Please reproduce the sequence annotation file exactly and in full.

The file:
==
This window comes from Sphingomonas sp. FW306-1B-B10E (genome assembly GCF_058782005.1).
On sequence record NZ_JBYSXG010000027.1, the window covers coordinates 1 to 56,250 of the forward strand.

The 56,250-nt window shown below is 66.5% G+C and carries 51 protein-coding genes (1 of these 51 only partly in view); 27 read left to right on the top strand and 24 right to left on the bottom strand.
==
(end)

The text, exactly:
This window comes from Sphingomonas sp. FW306-1B-B10E (genome assembly GCF_058782005.1).
On sequence record NZ_JBYSXG010000027.1, the window covers coordinates 1 to 56,250 of the forward strand.

The 56,250-nt window shown below is 66.5% G+C and carries 51 protein-coding genes (1 of these 51 only partly in view); 27 read left to right on the top strand and 24 right to left on the bottom strand.